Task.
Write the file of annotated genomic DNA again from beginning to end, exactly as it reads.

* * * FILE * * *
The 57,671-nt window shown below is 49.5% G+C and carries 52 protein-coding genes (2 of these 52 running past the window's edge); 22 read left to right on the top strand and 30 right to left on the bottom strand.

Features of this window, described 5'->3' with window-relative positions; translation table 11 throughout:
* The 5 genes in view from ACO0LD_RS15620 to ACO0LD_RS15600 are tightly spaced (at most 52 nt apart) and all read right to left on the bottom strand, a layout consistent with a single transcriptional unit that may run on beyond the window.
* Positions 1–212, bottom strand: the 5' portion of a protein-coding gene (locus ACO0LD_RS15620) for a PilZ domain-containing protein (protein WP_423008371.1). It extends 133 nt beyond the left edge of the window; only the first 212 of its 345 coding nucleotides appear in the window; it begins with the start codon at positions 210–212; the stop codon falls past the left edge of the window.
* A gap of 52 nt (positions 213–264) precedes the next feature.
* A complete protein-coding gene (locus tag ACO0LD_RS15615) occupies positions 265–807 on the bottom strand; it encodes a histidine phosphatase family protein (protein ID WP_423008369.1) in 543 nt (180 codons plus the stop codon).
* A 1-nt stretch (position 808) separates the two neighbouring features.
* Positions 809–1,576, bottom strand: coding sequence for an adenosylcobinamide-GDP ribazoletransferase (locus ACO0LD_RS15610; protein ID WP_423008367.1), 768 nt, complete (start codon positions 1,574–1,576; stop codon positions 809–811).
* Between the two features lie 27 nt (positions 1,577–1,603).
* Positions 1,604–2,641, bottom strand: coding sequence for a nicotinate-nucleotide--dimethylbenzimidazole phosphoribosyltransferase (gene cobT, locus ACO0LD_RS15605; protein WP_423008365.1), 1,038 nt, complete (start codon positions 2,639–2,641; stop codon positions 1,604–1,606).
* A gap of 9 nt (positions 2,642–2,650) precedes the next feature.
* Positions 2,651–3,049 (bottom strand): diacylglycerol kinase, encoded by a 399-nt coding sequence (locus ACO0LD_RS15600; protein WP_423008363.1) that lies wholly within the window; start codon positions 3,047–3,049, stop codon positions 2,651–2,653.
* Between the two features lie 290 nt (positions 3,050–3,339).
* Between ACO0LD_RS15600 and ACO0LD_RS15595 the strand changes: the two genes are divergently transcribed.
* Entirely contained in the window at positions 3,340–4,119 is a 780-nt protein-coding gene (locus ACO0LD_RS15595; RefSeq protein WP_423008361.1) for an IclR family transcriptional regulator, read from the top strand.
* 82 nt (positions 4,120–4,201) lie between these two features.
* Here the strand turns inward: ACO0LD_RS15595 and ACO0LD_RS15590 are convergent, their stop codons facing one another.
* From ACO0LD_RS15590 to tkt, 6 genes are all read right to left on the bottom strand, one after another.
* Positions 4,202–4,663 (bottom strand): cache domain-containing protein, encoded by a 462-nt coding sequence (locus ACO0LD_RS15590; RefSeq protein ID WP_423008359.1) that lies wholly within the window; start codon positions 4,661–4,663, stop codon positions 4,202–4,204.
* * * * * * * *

The 57,671-nt window shown below is 49.5% G+C and carries 52 protein-coding genes (2 of these 52 running past the window's edge); 22 read left to right on the top strand and 30 right to left on the bottom strand.

Features of this window, described 5'->3' with window-relative positions; translation table 11 throughout:
* The 5 genes in view from ACO0LD_RS15620 to ACO0LD_RS15600 are tightly spaced (at most 52 nt apart) and all read right to left on the bottom strand, a layout consistent with a single transcriptional unit that may run on beyond the window.
* Positions 1–212, bottom strand: the 5' portion of a protein-coding gene (locus ACO0LD_RS15620) for a PilZ domain-containing protein (protein WP_423008371.1). It extends 133 nt beyond the left edge of the window; only the first 212 of its 345 coding nucleotides appear in the window; it begins with the start codon at positions 210–212; the stop codon falls past the left edge of the window.
* A gap of 52 nt (positions 213–264) precedes the next feature.
* A complete protein-coding gene (locus tag ACO0LD_RS15615) occupies positions 265–807 on the bottom strand; it encodes a histidine phosphatase family protein (protein ID WP_423008369.1) in 543 nt (180 codons plus the stop codon).
* A 1-nt stretch (position 808) separates the two neighbouring features.
* Positions 809–1,576, bottom strand: coding sequence for an adenosylcobinamide-GDP ribazoletransferase (locus ACO0LD_RS15610; protein ID WP_423008367.1), 768 nt, complete (start codon positions 1,574–1,576; stop codon positions 809–811).
* Between the two features lie 27 nt (positions 1,577–1,603).
* Positions 1,604–2,641, bottom strand: coding sequence for a nicotinate-nucleotide--dimethylbenzimidazole phosphoribosyltransferase (gene cobT, locus ACO0LD_RS15605; protein WP_423008365.1), 1,038 nt, complete (start codon positions 2,639–2,641; stop codon positions 1,604–1,606).
* A gap of 9 nt (positions 2,642–2,650) precedes the next feature.
* Positions 2,651–3,049 (bottom strand): diacylglycerol kinase, encoded by a 399-nt coding sequence (locus ACO0LD_RS15600; protein WP_423008363.1) that lies wholly within the window; start codon positions 3,047–3,049, stop codon positions 2,651–2,653.
* Between the two features lie 290 nt (positions 3,050–3,339).
* Between ACO0LD_RS15600 and ACO0LD_RS15595 the strand changes: the two genes are divergently transcribed.
* Entirely contained in the window at positions 3,340–4,119 is a 780-nt protein-coding gene (locus ACO0LD_RS15595; RefSeq protein WP_423008361.1) for an IclR family transcriptional regulator, read from the top strand.
* 82 nt (positions 4,120–4,201) lie between these two features.
* Here the strand turns inward: ACO0LD_RS15595 and ACO0LD_RS15590 are convergent, their stop codons facing one another.
* From ACO0LD_RS15590 to tkt, 6 genes are all read right to left on the bottom strand, one after another.
* Positions 4,202–4,663 (bottom strand): cache domain-containing protein, encoded by a 462-nt coding sequence (locus ACO0LD_RS15590; RefSeq protein ID WP_423008359.1) that lies wholly within the window; start codon positions 4,661–4,663, stop codon positions 4,202–4,204.